Scattered here and there throughout the entire market are lamps of every size and shape and style. I pass one that is made out of burnt matchsticks and fashioned into a pump well. I marvel at its craftsmanship…and I marvel at how much I don’t want to buy it.

One lamp phenomenon that has always amazed me is the practice of having a lamp socket shoot out of a figurine’s head. I can’t imagine how anyone ever thought this looked good. Seeing a socket protrude from the noggin of some serene statue always makes me think of the halo braces used after spine and neck injuries. I’ve always found it to be more disconcerting than stylish.

lamphead.jpg

Lamp Head

By now I’ve wandered halfway through the market. As I bend and stoop and stand on tip-toe to see what I can see, I find myself smiling and frowning at the all the comedy and tragedy around me.

Every so often, my ears perk to the sound of a new patron entering the market…who, like I, couldn’t resist plunking a couple of keys on the old foyer pianos. Most folks are timid, hitting a key or two as they pass. Others gingerly play a bar or more of something they probably memorized back when their mother made them take lessons.

But every note I hear…be it one or one of many…makes me smile. And I decide that at least one set of hands that touch those keys today belongs to a secret virtuoso…who, himself, doesn’t even know of his capabilities. I make a wish that one day he’ll reach his full musical potential…and the wishing makes me feel good.

keys.jpg

Lost Keys

“Can I help you, hon?” A “saleswoman” breaks me from my wishing trance.

I hesitate..but then remember the butter dish…which I had forgotten about nearly five shelves back. I explain what I’m looking for to see if she’s spotted one amidst the insanity.

“I haven’t, but let me ask some of the other dealers to see if they have.”

“Oh…really…don’t go to any trouble…seriously,” I say, suddenly feeling guilty for having asked her to locate my needle in this haystack.

“It’s my job, darhlin’,” she says with a smile, then scurries off behind some shelves…never to be seen again.

I assume she didn’t find one…either that or she bumped one of the many tediously stacked racks of knick knacks and is now buried somewhere under the rubble. I hope they find her…and that when they do…she’s clutching tight to the found butter dish.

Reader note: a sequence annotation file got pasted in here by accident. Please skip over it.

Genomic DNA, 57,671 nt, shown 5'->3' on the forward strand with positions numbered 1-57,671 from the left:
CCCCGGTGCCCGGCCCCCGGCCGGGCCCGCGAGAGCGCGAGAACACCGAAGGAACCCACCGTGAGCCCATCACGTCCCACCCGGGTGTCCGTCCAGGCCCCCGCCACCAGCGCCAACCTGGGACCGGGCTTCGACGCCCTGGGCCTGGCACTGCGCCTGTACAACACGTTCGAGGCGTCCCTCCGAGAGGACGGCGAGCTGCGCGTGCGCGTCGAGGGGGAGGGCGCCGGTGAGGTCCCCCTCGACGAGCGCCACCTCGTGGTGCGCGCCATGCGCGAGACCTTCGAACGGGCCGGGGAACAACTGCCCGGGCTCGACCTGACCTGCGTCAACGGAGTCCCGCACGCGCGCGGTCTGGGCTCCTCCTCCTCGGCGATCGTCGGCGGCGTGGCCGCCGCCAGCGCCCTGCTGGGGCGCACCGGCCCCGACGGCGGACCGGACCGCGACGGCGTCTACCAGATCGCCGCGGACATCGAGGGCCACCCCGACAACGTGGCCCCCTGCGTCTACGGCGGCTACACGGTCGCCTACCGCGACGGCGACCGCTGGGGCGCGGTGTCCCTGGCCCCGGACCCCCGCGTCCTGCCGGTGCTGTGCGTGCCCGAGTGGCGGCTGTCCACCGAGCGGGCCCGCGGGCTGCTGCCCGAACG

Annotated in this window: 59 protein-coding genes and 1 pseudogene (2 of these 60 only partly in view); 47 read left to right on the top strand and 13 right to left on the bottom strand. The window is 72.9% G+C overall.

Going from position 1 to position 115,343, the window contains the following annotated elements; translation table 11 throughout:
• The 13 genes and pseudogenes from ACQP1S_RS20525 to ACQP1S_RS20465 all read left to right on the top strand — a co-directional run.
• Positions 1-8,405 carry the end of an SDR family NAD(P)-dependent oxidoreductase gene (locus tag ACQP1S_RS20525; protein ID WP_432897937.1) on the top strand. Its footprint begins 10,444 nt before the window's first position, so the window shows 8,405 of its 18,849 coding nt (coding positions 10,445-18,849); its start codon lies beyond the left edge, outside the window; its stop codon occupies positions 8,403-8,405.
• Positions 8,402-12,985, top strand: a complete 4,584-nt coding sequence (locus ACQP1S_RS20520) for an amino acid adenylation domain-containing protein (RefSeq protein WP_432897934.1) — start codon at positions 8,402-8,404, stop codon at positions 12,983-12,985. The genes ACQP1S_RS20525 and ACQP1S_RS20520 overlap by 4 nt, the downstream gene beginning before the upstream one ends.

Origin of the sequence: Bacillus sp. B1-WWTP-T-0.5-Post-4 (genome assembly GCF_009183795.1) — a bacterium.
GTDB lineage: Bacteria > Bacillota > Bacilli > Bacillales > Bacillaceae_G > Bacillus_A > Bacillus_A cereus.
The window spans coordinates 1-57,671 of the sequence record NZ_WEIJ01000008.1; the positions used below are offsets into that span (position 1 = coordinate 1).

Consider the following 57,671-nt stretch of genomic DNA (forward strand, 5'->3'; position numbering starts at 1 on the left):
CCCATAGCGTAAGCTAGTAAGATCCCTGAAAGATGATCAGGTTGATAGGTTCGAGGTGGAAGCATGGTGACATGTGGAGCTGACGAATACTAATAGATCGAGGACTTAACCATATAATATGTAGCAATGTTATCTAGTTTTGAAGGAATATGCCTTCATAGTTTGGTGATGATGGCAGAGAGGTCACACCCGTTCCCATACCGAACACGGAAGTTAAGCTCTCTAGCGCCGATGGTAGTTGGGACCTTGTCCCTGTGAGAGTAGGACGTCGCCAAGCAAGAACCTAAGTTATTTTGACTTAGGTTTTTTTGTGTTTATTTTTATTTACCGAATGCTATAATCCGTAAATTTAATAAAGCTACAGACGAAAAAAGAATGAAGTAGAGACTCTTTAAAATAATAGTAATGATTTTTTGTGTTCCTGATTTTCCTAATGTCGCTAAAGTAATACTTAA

I move on to building four, where I spot something I desperately want to buy for Gray Charles…an unopened Planet of the Apes costume (circa 1960-something). It’s awesome. But, I decide a) it wouldn’t fit Gray, b) I wouldn’t know where to mail it, and c) it’d be a creepy gesture. So I snap a picture to give him instead…an early Halloween treat.

So much of the beauty of a flea market to me is in the dichotomy of the objects that share the nooks and crannies.

I don’t know if it’s because I live in the Bible Belt, but much of what is on these shelves are or feature religious symbols. I can’t help but think that, at one point, these items had to bring comfort to someone…at some time. Seeing them now, scattered among kitschy displays seems absurd and, at times, obscene…as testified by Jesus seated at the Last Supper underneath the shadow of Dolly Parton’s cleavage.

I want for these items to not be here.

Even they seem to not want to be here.

jesushead.jpg

Jesus Head

 

fanofjesus.jpg

A Fan of Jesus

I’m almost to the last building when a gaggle of older ladies pass me by…oooing and ahhhing over a clunky old candelabra one of them has found. It’s being carried by a prissy little red-headed guy to the front for purchase. But the ladies stay behind and bicker over whether $30 is too much to pay for a 12-place setting of silver-plated tableware.I chuckle quietly. Only at flea markets does so little money take on such value.

It seems a decision like whether or not to spend $5 to purchase a set of vintage plastic glittered tumblers is approached with the same caution and discussion one would typically expect at the refinancing of a home.

Five $1 bills never hold more potential or promise than at the threshold of the flea market doorway. And, funny enough, never are those five $1 bills so hard to let go of. Is it the thrill of the hunt…or just that vying for my $5 can be anything from the ridiculous to the sublime?

Whatever it is…those five $1 bills are a heck of a lot more fun to spend at a flea market than one $100 bill in a department store.